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Key facts about strokes

By AFP

Added 14th September 2016 04:15 PM

Six million die from them and five million people suffer long-term effects, including loss of mobility and speech, after having a stroke.

Stroke 703x422

Six million die from them and five million people suffer long-term effects, including loss of mobility and speech, after having a stroke.

The haemorrhagic stroke suffered by former Israeli president Shimon Peres is one of the most serious forms of stroke and can be fatal.


Peres, 93, is the last of the state of Israel's founding fathers and has held nearly every major office in the country, including prime minister twice and president.


Doctors have described his condition as critical but stable.


Here are some key facts on strokes:
Main types of stroke
There are two main types of stroke -- one caused by blockages of vessels (ischaemic) and the other by bleeding (haemorrhagic). The brain needs a constant supply of blood to work properly and blood clots, or blockages, cause 70 to 80 percent of all types of stroke.


When the blood supply is cut off, it causes the brain to become damaged or die. A bleeding stroke is rarer and more likely to be fatal.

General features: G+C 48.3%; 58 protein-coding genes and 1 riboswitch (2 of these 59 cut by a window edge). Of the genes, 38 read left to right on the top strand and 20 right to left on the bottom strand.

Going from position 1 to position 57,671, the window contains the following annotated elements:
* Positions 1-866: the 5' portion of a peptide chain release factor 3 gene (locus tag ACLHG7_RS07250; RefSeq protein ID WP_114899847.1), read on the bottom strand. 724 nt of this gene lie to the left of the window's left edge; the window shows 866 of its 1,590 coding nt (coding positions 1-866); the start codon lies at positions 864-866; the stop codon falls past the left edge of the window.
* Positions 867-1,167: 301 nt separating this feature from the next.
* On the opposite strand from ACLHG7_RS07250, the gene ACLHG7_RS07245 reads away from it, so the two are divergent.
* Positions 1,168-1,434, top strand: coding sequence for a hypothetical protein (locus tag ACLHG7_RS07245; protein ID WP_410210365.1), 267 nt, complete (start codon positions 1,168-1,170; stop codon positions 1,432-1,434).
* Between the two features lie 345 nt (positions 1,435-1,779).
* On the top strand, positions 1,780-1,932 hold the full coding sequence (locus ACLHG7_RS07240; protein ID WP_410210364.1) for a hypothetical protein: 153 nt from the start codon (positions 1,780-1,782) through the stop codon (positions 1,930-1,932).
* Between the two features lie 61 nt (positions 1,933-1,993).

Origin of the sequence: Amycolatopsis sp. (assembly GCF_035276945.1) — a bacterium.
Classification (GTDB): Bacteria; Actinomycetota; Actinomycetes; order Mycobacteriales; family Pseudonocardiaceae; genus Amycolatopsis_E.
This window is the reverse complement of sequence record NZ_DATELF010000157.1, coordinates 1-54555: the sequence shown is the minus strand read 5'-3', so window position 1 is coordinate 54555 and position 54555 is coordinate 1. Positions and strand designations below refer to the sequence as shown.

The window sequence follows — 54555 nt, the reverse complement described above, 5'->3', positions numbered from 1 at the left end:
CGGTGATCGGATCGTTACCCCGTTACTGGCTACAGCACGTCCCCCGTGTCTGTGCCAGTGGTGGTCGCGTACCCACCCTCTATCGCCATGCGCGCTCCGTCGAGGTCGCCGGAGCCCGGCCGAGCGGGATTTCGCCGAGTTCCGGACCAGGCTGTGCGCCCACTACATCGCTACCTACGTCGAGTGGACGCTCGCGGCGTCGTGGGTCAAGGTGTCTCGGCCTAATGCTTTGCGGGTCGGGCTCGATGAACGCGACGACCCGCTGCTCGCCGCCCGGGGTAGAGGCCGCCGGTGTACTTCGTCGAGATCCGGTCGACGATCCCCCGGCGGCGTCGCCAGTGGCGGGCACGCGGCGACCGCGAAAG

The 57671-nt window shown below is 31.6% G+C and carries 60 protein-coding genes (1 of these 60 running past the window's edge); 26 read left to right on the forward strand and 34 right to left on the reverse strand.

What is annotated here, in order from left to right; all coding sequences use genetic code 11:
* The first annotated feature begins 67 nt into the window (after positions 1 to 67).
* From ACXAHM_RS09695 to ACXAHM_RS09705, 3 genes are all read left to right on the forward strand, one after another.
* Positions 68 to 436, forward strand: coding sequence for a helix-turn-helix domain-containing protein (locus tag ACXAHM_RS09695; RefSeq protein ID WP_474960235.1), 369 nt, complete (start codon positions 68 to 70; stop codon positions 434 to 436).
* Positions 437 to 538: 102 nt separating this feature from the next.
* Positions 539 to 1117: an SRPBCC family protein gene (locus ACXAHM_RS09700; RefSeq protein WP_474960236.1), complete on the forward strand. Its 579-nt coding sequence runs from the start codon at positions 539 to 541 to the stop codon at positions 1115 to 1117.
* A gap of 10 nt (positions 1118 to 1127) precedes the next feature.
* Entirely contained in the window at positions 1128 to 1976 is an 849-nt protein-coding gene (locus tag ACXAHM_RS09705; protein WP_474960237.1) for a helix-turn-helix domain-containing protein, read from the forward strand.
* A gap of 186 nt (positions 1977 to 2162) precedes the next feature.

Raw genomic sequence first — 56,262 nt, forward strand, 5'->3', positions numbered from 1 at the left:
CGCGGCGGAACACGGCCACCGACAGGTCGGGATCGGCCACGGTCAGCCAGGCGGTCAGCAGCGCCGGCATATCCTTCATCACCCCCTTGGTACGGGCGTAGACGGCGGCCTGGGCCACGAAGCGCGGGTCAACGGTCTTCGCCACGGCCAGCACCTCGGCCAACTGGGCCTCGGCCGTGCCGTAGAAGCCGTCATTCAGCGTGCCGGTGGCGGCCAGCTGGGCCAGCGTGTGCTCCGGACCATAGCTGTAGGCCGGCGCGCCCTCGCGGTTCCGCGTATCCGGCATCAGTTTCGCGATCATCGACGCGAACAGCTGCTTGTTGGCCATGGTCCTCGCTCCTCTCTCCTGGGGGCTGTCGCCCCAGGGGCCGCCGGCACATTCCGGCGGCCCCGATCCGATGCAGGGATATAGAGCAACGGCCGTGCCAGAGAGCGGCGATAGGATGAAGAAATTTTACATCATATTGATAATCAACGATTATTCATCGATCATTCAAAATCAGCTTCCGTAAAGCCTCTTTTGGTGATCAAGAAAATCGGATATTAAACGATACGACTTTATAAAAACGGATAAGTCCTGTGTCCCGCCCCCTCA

What is a hemorrhagic stroke?
More than 15 million people suffer cerebral haemorrhagic strokes in the world every year, according to the World Heart Foundation.


Six million die from them and five million people suffer long-term effects, including loss of mobility and speech, after having a stroke. There is also a high risk of suffering a repeat stroke.In a cerebral hemorrhage, an artery inside the brain bursts, leaking blood into the brain tissue.


It can be caused by a head injury or by a weakened artery wall, which bulges out to form a blood-filled pouch -- an aneurism -- that then bursts.


Sometimes a blood vessel on the surface of the brain bursts and leaks into the space between the brain and the skull, producing an extremely dangerous condition known as a subarachnoid haemorrhage.


What happens to the brain in a hemorrhagic stroke?
The loss of constant blood supply stops some brain cells working. Accumulated blood flooding into the brain tissue can damage the functioning of the brain.


What are the outcomes?
The crucial factor in recovery is the amount of bleeding. Often, people die from a hemorrhagic stroke because of the pressure on their brains.


But those who pull through tend to recover better than those who suffer a clot-type stroke because the brain can regain some lost functions as the pressure is relieved.
A vessel blocked by a clot, however, kills off part of the brain permanently.

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